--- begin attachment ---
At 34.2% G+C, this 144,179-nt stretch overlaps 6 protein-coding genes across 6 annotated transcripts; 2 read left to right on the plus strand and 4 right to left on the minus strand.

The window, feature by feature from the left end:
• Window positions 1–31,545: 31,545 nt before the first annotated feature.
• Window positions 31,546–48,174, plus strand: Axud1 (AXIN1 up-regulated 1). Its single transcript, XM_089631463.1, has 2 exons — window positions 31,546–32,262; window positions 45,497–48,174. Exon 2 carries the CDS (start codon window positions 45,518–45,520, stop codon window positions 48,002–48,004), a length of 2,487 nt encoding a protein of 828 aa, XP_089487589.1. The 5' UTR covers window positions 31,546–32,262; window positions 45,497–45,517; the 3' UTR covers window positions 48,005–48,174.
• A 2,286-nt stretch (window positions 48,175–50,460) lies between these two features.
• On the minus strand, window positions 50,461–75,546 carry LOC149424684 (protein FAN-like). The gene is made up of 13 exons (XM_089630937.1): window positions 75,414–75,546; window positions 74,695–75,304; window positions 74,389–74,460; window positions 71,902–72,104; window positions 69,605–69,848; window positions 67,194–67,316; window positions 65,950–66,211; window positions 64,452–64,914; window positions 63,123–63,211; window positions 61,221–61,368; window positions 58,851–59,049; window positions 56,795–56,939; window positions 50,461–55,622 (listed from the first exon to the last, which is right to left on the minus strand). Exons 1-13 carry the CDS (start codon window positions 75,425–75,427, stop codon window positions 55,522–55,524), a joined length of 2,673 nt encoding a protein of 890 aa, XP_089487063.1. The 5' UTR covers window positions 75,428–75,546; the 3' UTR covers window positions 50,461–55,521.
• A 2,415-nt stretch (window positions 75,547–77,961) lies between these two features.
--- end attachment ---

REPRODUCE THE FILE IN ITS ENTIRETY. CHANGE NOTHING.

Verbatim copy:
At 34.2% G+C, this 144,179-nt stretch overlaps 6 protein-coding genes across 6 annotated transcripts; 2 read left to right on the plus strand and 4 right to left on the minus strand.

The window, feature by feature from the left end:
• Window positions 1–31,545: 31,545 nt before the first annotated feature.
• Window positions 31,546–48,174, plus strand: Axud1 (AXIN1 up-regulated 1). Its single transcript, XM_089631463.1, has 2 exons — window positions 31,546–32,262; window positions 45,497–48,174. Exon 2 carries the CDS (start codon window positions 45,518–45,520, stop codon window positions 48,002–48,004), a length of 2,487 nt encoding a protein of 828 aa, XP_089487589.1. The 5' UTR covers window positions 31,546–32,262; window positions 45,497–45,517; the 3' UTR covers window positions 48,005–48,174.
• A 2,286-nt stretch (window positions 48,175–50,460) lies between these two features.
• On the minus strand, window positions 50,461–75,546 carry LOC149424684 (protein FAN-like). The gene is made up of 13 exons (XM_089630937.1): window positions 75,414–75,546; window positions 74,695–75,304; window positions 74,389–74,460; window positions 71,902–72,104; window positions 69,605–69,848; window positions 67,194–67,316; window positions 65,950–66,211; window positions 64,452–64,914; window positions 63,123–63,211; window positions 61,221–61,368; window positions 58,851–59,049; window positions 56,795–56,939; window positions 50,461–55,622 (listed from the first exon to the last, which is right to left on the minus strand). Exons 1-13 carry the CDS (start codon window positions 75,425–75,427, stop codon window positions 55,522–55,524), a joined length of 2,673 nt encoding a protein of 890 aa, XP_089487063.1. The 5' UTR covers window positions 75,428–75,546; the 3' UTR covers window positions 50,461–55,521.
• A 2,415-nt stretch (window positions 75,547–77,961) lies between these two features.